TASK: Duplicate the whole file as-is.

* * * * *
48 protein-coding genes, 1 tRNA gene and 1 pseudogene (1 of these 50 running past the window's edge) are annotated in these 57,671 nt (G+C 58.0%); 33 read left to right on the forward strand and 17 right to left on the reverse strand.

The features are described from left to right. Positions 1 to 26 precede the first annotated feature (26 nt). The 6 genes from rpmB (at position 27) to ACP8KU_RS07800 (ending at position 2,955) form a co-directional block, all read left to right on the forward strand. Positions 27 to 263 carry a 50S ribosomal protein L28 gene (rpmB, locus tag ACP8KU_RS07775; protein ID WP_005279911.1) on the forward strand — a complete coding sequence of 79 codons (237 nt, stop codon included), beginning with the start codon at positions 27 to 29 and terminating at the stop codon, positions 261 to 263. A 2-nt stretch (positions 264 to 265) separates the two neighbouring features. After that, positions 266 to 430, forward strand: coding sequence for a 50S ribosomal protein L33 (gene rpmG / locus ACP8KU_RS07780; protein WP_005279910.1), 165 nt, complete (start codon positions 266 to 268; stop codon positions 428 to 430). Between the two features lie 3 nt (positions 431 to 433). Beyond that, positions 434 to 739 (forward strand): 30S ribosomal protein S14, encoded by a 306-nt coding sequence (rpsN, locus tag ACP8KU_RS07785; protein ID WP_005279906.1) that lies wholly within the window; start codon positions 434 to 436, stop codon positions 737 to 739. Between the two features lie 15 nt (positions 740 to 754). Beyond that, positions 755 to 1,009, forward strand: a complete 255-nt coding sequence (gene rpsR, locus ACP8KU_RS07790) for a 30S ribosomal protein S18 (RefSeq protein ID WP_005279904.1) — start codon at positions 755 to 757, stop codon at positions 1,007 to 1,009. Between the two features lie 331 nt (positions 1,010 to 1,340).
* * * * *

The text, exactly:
48 protein-coding genes, 1 tRNA gene and 1 pseudogene (1 of these 50 running past the window's edge) are annotated in these 57,671 nt (G+C 58.0%); 33 read left to right on the forward strand and 17 right to left on the reverse strand.

The features are described from left to right. Positions 1 to 26 precede the first annotated feature (26 nt). The 6 genes from rpmB (at position 27) to ACP8KU_RS07800 (ending at position 2,955) form a co-directional block, all read left to right on the forward strand. Positions 27 to 263 carry a 50S ribosomal protein L28 gene (rpmB, locus tag ACP8KU_RS07775; protein ID WP_005279911.1) on the forward strand — a complete coding sequence of 79 codons (237 nt, stop codon included), beginning with the start codon at positions 27 to 29 and terminating at the stop codon, positions 261 to 263. A 2-nt stretch (positions 264 to 265) separates the two neighbouring features. After that, positions 266 to 430, forward strand: coding sequence for a 50S ribosomal protein L33 (gene rpmG / locus ACP8KU_RS07780; protein WP_005279910.1), 165 nt, complete (start codon positions 266 to 268; stop codon positions 428 to 430). Between the two features lie 3 nt (positions 431 to 433). Beyond that, positions 434 to 739 (forward strand): 30S ribosomal protein S14, encoded by a 306-nt coding sequence (rpsN, locus tag ACP8KU_RS07785; protein ID WP_005279906.1) that lies wholly within the window; start codon positions 434 to 436, stop codon positions 737 to 739. Between the two features lie 15 nt (positions 740 to 754). Beyond that, positions 755 to 1,009, forward strand: a complete 255-nt coding sequence (gene rpsR, locus ACP8KU_RS07790) for a 30S ribosomal protein S18 (RefSeq protein ID WP_005279904.1) — start codon at positions 755 to 757, stop codon at positions 1,007 to 1,009. Between the two features lie 331 nt (positions 1,010 to 1,340).